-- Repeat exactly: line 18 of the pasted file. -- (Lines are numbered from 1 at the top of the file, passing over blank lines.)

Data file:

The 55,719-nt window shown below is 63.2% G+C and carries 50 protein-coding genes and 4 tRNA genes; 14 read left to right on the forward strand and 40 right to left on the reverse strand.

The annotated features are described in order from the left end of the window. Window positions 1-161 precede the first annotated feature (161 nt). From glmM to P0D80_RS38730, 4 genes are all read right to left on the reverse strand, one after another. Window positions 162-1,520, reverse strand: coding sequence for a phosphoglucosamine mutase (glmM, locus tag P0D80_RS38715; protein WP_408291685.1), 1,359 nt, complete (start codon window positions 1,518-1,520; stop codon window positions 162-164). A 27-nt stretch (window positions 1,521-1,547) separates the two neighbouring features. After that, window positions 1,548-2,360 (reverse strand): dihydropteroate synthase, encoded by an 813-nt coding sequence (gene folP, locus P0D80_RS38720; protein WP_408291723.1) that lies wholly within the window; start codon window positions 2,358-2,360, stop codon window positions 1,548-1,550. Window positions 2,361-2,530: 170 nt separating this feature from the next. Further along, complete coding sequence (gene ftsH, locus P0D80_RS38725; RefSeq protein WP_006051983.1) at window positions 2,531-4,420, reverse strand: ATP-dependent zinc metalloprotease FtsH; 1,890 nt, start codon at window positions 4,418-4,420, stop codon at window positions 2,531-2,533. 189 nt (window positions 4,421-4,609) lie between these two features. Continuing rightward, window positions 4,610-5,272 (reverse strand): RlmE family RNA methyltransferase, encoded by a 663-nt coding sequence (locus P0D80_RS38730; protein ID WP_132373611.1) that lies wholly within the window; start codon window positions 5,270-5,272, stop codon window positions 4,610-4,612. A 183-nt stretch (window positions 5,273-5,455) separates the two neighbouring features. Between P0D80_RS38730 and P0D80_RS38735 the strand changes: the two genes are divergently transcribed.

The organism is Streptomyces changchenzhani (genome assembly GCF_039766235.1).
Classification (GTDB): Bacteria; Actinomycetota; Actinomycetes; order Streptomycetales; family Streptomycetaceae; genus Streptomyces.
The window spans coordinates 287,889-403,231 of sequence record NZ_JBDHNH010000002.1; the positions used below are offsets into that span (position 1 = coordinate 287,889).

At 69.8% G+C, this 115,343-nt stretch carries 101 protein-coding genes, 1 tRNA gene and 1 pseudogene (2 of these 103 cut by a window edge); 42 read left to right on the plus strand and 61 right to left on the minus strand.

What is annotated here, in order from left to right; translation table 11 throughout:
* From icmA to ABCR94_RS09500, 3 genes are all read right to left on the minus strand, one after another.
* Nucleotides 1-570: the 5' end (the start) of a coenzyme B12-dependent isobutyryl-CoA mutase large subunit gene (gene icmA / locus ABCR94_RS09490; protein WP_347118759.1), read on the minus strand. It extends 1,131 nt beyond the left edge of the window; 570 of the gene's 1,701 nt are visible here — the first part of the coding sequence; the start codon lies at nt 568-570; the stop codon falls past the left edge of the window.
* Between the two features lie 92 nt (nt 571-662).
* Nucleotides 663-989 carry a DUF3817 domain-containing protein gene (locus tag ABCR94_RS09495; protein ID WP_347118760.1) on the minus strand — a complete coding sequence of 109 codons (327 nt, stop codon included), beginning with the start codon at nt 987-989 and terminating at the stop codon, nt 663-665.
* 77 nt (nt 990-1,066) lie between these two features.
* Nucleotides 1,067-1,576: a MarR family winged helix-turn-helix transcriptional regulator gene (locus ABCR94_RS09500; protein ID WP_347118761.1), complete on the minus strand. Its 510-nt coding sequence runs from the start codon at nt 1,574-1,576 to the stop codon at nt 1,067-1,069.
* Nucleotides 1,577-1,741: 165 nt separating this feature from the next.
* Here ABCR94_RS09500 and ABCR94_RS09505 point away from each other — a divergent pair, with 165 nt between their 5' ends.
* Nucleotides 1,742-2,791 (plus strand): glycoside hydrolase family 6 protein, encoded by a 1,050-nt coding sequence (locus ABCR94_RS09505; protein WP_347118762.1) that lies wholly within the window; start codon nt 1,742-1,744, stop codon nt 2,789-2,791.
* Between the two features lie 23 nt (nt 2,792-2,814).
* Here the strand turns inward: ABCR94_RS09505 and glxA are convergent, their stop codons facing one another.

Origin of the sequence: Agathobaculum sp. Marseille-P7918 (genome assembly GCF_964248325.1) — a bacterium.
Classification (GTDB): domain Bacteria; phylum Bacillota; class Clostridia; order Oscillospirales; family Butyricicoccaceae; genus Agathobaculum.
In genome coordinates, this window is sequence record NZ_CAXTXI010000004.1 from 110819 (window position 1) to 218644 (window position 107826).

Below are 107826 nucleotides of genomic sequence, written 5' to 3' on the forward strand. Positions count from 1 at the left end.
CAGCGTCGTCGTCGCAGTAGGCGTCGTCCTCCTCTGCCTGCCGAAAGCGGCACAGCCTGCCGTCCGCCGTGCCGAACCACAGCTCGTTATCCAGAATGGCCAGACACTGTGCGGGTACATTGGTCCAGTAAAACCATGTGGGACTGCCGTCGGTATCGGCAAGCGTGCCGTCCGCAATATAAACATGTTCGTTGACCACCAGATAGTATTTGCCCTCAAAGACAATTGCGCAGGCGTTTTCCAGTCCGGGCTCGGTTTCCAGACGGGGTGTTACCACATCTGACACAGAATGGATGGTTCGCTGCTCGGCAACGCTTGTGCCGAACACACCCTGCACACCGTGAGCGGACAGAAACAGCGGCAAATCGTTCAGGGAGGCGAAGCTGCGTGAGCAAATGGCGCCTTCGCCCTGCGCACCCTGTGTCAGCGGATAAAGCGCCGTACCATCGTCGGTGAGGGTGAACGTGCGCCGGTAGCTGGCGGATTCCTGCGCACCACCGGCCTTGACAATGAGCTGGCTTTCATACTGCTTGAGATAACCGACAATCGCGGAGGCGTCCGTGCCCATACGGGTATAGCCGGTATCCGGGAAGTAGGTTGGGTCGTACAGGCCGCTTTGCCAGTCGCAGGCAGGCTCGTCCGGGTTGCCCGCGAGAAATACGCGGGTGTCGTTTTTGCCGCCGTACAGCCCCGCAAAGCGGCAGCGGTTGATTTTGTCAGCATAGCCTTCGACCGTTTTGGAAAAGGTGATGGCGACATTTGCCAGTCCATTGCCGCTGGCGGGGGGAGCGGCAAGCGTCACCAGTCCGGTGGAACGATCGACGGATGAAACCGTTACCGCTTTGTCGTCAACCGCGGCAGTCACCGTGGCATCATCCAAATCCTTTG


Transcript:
* Here the strand turns inward: ABCR94_RS09505 and glxA are convergent, their stop codons facing one another.